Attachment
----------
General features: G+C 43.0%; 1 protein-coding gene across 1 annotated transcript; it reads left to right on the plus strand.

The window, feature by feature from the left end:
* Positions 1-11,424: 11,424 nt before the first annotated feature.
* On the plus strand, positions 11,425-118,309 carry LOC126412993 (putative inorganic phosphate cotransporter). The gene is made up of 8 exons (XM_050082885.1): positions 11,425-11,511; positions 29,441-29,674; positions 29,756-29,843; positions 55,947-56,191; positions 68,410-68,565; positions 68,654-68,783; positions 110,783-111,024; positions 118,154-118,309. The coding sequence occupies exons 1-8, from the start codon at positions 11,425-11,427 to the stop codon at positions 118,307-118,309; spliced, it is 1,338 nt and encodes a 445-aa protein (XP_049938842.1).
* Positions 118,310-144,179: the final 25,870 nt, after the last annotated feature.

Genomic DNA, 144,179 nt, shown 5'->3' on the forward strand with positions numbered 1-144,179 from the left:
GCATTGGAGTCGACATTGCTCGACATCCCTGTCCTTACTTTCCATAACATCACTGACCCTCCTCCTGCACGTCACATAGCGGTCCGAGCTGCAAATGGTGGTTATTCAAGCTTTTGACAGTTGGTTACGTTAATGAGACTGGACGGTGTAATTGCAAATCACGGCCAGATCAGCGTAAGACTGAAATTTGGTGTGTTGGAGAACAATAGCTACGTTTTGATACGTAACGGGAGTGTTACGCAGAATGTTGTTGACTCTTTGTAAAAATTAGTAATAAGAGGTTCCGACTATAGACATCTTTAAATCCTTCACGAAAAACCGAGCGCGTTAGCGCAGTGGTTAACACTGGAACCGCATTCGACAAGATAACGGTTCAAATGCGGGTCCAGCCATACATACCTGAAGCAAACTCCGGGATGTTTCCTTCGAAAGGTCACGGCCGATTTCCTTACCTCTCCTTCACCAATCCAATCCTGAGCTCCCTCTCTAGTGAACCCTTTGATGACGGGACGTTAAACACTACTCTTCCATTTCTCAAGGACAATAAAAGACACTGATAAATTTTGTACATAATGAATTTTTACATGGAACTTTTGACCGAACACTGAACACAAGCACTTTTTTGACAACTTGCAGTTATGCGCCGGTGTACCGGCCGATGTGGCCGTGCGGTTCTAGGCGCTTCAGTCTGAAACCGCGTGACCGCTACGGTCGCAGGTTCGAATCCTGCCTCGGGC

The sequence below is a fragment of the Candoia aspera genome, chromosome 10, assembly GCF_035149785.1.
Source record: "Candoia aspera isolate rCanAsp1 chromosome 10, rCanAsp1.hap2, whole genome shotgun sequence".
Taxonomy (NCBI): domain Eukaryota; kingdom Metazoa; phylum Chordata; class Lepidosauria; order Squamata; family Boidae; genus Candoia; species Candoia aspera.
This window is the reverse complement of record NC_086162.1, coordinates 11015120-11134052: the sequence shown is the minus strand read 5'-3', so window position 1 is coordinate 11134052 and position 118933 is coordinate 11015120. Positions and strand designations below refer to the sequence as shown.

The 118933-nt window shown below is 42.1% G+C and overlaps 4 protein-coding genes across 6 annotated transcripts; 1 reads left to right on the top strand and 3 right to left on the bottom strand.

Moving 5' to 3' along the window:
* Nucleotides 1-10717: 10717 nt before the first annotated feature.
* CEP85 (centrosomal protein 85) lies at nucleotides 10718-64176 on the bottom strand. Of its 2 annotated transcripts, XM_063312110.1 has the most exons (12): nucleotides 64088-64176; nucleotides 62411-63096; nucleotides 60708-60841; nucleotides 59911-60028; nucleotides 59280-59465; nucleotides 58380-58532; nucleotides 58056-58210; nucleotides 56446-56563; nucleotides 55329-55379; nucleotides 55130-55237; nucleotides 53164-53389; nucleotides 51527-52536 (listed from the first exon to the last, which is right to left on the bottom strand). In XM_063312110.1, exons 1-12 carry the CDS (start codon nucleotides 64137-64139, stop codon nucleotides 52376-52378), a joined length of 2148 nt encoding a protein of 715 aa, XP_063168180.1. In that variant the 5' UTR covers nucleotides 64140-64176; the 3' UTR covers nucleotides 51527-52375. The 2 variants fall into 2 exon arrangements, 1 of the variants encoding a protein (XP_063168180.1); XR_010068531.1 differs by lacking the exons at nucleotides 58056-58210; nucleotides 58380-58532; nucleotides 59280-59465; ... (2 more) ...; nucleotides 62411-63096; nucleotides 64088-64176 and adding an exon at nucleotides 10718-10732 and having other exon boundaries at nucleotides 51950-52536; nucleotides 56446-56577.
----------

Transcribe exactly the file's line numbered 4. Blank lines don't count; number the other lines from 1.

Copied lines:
* On the plus strand, positions 11,425-118,309 carry LOC126412993 (putative inorganic phosphate cotransporter). The gene is made up of 8 exons (XM_050082885.1): positions 11,425-11,511; positions 29,441-29,674; positions 29,756-29,843; positions 55,947-56,191; positions 68,410-68,565; positions 68,654-68,783; positions 110,783-111,024; positions 118,154-118,309. The coding sequence occupies exons 1-8, from the start codon at positions 11,425-11,427 to the stop codon at positions 118,307-118,309; spliced, it is 1,338 nt and encodes a 445-aa protein (XP_049938842.1).